Seven Steps To Better Protect Your Firearms Related Website
There are many bad actors on the Internet today, some even state sponsored, who seek to steal data, send spam emails, damage reputations, or simply disrupt your life or business. The fact is, hackers and spammers are constantly searching for ways to exploit software bugs or other areas of digital vulnerability. And if they find what they’re looking for, they can use it to gain access to your website files and wreak havoc.
Therefore, it is important to take steps to better protect your website, whether personal or business related, after it is built. Keep in mind, even if you (or your webmaster) do everything right, your website might still get hacked. Unfortunately, the digital world, is much like the physical world, there is no way to absolutely safeguard you from all harm.
Don’t despair, however. There are steps you can take to help minimize risk of attack against your website. Below are seven steps we recommend to help you better protect your firearms-related website.
Moderate Your Site
Moderate any content that can be added to your website by someone else, particularly the public (for example, allowing the public to comment on articles, blog posts, etc). Trolls may attempt to post content for the express purpose of making your website violate a vendor’s terms of service. Promptly remove anything that could be considered illegal or in violation of the hosting company’s terms.
Regularly Backup Your Site
Do not rely solely on your website hosting company! YOU should make regular backups of your website and store those backups someplace safe. Note that some or all your website content may be stored separately in a back-end database. If your website does use a database, you may need to backup BOTH your website files and your database. Databases typically have their own backup method.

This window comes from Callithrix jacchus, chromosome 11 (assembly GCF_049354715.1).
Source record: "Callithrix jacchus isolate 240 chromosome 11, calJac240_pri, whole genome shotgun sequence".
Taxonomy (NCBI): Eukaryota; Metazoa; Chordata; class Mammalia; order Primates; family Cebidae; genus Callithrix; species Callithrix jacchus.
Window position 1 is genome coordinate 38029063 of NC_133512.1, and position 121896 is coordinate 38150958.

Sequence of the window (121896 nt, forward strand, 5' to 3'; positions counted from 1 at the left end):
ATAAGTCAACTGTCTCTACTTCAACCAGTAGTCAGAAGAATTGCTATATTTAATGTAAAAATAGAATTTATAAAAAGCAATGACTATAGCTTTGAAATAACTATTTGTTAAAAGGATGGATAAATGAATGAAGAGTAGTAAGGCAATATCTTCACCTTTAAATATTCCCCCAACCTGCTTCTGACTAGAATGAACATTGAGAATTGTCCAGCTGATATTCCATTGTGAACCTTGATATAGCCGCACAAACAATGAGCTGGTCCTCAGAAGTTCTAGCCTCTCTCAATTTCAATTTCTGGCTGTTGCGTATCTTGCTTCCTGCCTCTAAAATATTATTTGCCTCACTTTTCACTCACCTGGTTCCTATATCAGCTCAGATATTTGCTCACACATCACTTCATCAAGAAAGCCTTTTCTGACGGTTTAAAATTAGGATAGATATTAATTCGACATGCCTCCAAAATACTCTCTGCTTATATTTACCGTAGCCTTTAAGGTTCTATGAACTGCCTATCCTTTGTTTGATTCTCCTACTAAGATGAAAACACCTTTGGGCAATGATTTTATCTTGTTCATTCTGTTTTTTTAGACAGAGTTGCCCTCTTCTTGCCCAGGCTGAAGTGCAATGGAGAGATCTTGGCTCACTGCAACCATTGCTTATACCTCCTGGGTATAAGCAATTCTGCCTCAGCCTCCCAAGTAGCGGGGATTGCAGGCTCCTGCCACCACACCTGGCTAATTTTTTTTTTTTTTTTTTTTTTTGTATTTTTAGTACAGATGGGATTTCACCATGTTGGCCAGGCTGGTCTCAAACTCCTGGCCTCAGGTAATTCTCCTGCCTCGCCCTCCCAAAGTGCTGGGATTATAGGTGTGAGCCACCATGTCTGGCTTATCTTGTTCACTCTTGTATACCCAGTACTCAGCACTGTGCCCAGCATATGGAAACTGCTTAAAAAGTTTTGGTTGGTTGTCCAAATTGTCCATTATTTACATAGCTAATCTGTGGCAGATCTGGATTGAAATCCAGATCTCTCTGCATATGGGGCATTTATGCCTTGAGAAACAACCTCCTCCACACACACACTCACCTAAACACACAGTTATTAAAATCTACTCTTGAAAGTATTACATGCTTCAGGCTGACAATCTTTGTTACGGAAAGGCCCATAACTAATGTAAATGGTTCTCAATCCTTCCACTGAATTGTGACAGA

Regularly Upgrade and Patch Your Site
If you are using a Content Management System (CMS) such as WordPress, make sure to regularly maintenance your CMS by installing the latest upgrades and security patches to the CMS, it's theme(s), and any plugins. Forgetting to update all three can increase the risk of your website being hacked.
IMPORTANT: Always backup your website BEFORE applying new upgrades or patches. Some CMS, theme or plugin updates can actually break your website design.
If your website allows the public to submit information to you via a web-enabled form, be sure to enable CAPTCHA. CAPTCHA is an acronym for trying to prove that a human, not a computer bot, is attempting to fill-in and submit your form. Without CAPTCHA, spammers may use robots to send spam emails through your form.
Use Third-Party Security
There are a number of fee-based 3rd party security solutions and website plugins that can help to improve your website’s security. Some scan for hack attempts, others automatically block too many incorrect login hack attempts. Others provide various levels of additional security and/or email notification that you can tailor to the needs of your website. It really comes down to what you can afford to spend. On average, the more you spend, the more security options you will have.
Hire a WebMaster
Even if you insist on managing your website yourself, you should always know a webmaster that you can hire when needed. Your time is probably stretched thin between work, family and creating new content for your website. You probably don’t have time to learn all the details regarding Linux web servers, website security, and how WordPress themes can sometimes break when upgrading between major releases of WordPress.
If you are a business, we strongly recommend outsourcing your website and paying for ongoing website maintenance so that you can focus on managing and growing your business rather than trying to fight technical problems yourself.
Find a Second Data Center
Pre-screen a second firearms-friendly data center where your website can be hosted should your current data center (website hosting company) become firearm unfriendly. Screen the secondary vendor regarding their current stance on firearm related websites and ask how much warning they would give if they were to ever become firearm unfriendly. Keep that information on file, however, remember that the second company could have changed their terms of service since you last contacted them.